In England, coroners must be either a physician or a lawyer with at least five years of practice. They are expected to investigate any deaths that are unnatural, violent, sudden with unknown cause, or that occur in police or prison custody.

In the U.S., coroners may be either elected or appointed, or the coroner’s job may be part of another job, such as that of prosecuting attorney. In some states, the titles of coroner and medical examiner are used interchangeably.

Requirements for both positions are established locally. A coroner’s duties, however, always include determining the cause, time, and manner of death.

The Arkansas County Coroner’s Procedures Manual states that, “The county coroner is charged with the responsibility of determining the cause of death for those deaths properly the responsibility of the coroner.” It adds, however, that if the medical examiner accepts the case, the coroner is relieved of that responsibility.

Friction can develop between police working a crime scene and a coroner, who is required to conduct “a good, thorough investigation” and file a report on the death within five days. As a result, Arkansas officials have interpreted the state’s law as providing that “law enforcement officials must give the county coroner access to all scenes of deaths…” because “… the coroner must satisfy himself as to whether the death was the result of a crime.”

That is a heavy responsibility. As noted in the “Coroner’s Creed,” published on the website of the Arkansas Coroner’s Association, “Death is the most important legal event for all human beings. … Both the deceased and the survivors may be greatly affected legally by how death occurred, what actually happened, why it occurred, and precisely when it occurred. … Only when these questions have been answered correctly can all the proper legal issues arising at death be effectively handled for the proper administration of justice.”

Consider: If a corner concludes, correctly or not, that someone slipped and fell, the death may never be investigated as a crime. If the coroner concludes that a death was an accident, insurance may be collected, even if the death was actually a suicide. A coroner has the power to determine whether a baby’s death in the crib was a tragic accident or a criminal act.

Yet, in Arkansas, the requirements for someone to hold the job of coroner are less than minimal. According to the Coroner’s Procedures Manual, “The coroner is elected for a two-year term of office with the requirements that he/she be a qualified elector and resident of the county.” That’s it. To be a county coroner in Arkansas, all a person must do is register to vote and win election.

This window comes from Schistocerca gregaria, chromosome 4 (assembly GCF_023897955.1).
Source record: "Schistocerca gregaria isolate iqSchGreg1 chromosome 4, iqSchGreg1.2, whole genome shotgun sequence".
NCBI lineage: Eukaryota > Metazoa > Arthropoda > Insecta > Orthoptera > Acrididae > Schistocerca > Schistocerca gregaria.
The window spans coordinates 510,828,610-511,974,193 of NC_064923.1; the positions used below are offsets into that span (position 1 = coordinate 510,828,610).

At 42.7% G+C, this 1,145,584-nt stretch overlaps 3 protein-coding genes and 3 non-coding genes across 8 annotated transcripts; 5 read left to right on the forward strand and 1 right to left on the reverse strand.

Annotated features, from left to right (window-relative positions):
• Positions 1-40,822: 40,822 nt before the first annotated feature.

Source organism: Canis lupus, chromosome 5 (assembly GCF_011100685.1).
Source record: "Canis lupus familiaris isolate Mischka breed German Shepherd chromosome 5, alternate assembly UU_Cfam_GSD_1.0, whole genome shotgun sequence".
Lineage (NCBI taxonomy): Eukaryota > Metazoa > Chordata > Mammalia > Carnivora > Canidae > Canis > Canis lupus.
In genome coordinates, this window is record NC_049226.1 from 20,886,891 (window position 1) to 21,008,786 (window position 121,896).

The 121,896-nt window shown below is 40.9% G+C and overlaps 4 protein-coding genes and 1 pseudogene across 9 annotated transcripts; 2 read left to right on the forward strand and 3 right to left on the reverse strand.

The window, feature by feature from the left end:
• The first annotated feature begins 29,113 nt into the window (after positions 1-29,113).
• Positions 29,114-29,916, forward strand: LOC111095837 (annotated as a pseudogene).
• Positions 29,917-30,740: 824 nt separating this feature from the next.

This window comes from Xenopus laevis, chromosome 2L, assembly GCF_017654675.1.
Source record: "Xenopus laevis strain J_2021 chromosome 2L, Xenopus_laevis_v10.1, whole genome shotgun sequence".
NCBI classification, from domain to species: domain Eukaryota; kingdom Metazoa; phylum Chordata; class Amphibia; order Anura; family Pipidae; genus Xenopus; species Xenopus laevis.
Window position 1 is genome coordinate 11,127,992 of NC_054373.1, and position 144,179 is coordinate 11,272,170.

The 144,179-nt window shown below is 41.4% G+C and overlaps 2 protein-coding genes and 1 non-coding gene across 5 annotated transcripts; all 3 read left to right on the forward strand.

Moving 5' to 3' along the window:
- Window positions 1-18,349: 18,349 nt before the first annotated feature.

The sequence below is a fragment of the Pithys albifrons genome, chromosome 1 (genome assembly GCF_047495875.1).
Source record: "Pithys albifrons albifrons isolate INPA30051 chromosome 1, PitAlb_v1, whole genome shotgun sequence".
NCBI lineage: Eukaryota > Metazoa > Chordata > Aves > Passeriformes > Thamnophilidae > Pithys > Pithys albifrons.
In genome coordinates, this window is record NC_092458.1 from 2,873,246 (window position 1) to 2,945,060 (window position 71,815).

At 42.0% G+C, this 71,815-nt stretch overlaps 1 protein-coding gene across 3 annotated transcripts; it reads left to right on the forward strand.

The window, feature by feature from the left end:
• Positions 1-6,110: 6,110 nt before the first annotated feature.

By contrast, to drive a car in Arkansas, a person must pass a vision, written and driving test. Auctioneers must sit for a written exam and conduct a mock auction for an oral exam. To be licensed as a cosmetologist, a person must have completed the 10th grade and successfully completed a 1,500-hour course of instruction at an approved school of cosmetology.

Massage therapists must pass a background check by the state police and the FBI, in addition to completing 500 hours of massage therapy classes with test grades of at least 75 percent. And to be licensed as a mold inspector, a person will have to be certified as an industrial hygienist by the American Board of Industrial Hygiene; as a microbial consultant or indoor environmental consultant by the American Indoor Air Quality Council; or have successfully completed at least 20 hours of college-level microbiology.

It could be argued that, after existing for a thousand years, the coroner’s job has become obsolete. But in the poor state of Arkansas, at least, where a government job is a job, and an elected post is a job with status, discussion of eliminating coroners is a non-starter.

The alternative is to improve requirements for the job, in hope of improving its standards. A state representative attempted that in the legislative session this spring. His bill, titled “An Act to Modernize the Office of Coroner,” did not pass.[private]

Threatened again: Can the Arkansas Supreme Court hold me in contempt for complaining about shabby justice?

Last week I wrote a letter to the Arkansas Supreme Court’s Committee of Professional Conduct, the body that is supposed to make sure that Arkansas attorneys are practicing law as they should. I asked the committee to investigate whether it was proper for Arkansas Attorney General Dustin McDaniel to advocate on behalf of convictions that were improperly obtained.